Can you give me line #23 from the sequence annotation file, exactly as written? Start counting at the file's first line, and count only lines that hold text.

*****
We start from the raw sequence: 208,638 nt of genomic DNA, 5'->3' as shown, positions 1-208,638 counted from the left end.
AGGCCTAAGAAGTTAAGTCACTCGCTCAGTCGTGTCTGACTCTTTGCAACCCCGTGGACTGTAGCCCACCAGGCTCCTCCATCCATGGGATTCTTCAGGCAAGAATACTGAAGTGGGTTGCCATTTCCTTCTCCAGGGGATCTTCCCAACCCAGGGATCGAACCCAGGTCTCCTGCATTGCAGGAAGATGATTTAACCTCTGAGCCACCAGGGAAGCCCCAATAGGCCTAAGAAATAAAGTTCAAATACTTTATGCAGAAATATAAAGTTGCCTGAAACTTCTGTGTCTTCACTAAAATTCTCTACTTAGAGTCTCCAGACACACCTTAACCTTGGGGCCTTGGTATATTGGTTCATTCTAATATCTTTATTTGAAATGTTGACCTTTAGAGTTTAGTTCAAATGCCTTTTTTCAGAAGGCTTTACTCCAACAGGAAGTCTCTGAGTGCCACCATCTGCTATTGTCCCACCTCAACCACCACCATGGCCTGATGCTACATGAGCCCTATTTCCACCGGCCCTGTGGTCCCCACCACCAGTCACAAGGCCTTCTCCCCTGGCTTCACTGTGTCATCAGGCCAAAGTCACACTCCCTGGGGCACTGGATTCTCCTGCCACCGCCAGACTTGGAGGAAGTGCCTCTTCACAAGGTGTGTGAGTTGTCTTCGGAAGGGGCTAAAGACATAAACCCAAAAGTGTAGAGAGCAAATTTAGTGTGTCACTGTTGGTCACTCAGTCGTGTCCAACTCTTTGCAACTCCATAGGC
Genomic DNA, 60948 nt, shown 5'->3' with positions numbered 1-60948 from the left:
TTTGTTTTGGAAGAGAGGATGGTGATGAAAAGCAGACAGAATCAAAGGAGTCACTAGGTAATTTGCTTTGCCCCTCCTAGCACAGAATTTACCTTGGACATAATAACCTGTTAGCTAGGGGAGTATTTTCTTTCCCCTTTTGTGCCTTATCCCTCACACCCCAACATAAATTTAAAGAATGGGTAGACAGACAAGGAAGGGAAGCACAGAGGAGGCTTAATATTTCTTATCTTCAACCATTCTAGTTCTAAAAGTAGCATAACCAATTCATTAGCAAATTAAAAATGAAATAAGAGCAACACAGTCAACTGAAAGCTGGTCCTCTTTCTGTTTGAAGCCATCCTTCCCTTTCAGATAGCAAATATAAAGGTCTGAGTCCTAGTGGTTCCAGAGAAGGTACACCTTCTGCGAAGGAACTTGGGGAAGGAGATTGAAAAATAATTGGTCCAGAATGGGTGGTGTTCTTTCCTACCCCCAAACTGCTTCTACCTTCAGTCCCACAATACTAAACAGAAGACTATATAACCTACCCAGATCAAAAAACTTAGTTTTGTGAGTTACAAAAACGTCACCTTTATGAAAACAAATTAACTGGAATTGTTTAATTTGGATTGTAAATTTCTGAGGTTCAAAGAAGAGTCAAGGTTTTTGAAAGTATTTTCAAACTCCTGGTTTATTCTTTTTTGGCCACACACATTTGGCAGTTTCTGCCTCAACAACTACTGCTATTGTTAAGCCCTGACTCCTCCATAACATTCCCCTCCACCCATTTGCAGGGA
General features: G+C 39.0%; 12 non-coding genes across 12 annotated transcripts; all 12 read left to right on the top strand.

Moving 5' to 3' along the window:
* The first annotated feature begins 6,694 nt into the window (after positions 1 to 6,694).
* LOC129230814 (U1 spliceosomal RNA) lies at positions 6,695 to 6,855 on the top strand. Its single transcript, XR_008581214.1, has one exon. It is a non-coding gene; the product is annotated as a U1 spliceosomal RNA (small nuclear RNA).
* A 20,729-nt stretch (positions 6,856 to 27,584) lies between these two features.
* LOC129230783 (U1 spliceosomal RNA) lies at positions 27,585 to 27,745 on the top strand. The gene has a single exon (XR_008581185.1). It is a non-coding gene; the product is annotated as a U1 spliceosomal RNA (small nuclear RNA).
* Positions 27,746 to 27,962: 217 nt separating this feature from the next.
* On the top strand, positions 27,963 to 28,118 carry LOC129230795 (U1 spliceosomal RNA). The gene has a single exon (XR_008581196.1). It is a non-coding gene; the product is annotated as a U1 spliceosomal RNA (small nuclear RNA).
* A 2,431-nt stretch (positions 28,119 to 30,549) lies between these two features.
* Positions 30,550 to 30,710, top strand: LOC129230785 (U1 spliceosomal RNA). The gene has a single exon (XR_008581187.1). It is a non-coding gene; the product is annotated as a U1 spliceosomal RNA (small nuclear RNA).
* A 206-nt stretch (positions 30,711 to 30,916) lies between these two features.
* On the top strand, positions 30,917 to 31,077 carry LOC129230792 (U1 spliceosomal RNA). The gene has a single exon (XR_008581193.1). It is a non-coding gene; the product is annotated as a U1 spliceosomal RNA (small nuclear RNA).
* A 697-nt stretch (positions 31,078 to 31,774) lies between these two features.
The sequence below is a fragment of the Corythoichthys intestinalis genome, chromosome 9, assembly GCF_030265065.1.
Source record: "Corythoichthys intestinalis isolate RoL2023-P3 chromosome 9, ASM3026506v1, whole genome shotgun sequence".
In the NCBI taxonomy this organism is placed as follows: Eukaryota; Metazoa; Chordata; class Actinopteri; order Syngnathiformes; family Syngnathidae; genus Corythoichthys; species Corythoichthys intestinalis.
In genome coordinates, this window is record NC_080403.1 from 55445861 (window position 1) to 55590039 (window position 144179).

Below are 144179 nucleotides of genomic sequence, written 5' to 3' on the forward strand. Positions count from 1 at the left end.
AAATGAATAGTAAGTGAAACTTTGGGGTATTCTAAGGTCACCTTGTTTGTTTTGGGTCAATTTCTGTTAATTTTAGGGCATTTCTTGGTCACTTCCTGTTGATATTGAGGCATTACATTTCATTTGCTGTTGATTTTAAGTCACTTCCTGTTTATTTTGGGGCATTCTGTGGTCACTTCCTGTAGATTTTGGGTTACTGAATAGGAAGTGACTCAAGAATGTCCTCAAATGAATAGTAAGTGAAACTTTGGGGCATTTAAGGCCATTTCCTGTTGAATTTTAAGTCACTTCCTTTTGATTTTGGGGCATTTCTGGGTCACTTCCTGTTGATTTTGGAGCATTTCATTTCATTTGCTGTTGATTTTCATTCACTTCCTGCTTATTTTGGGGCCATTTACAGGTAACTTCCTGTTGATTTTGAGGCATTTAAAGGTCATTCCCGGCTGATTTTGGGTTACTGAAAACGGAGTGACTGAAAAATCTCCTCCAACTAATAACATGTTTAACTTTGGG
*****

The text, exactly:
AAATGAATAGTAAGTGAAACTTTGGGGTATTCTAAGGTCACCTTGTTTGTTTTGGGTCAATTTCTGTTAATTTTAGGGCATTTCTTGGTCACTTCCTGTTGATATTGAGGCATTACATTTCATTTGCTGTTGATTTTAAGTCACTTCCTGTTTATTTTGGGGCATTCTGTGGTCACTTCCTGTAGATTTTGGGTTACTGAATAGGAAGTGACTCAAGAATGTCCTCAAATGAATAGTAAGTGAAACTTTGGGGCATTTAAGGCCATTTCCTGTTGAATTTTAAGTCACTTCCTTTTGATTTTGGGGCATTTCTGGGTCACTTCCTGTTGATTTTGGAGCATTTCATTTCATTTGCTGTTGATTTTCATTCACTTCCTGCTTATTTTGGGGCCATTTACAGGTAACTTCCTGTTGATTTTGAGGCATTTAAAGGTCATTCCCGGCTGATTTTGGGTTACTGAAAACGGAGTGACTGAAAAATCTCCTCCAACTAATAACATGTTTAACTTTGGG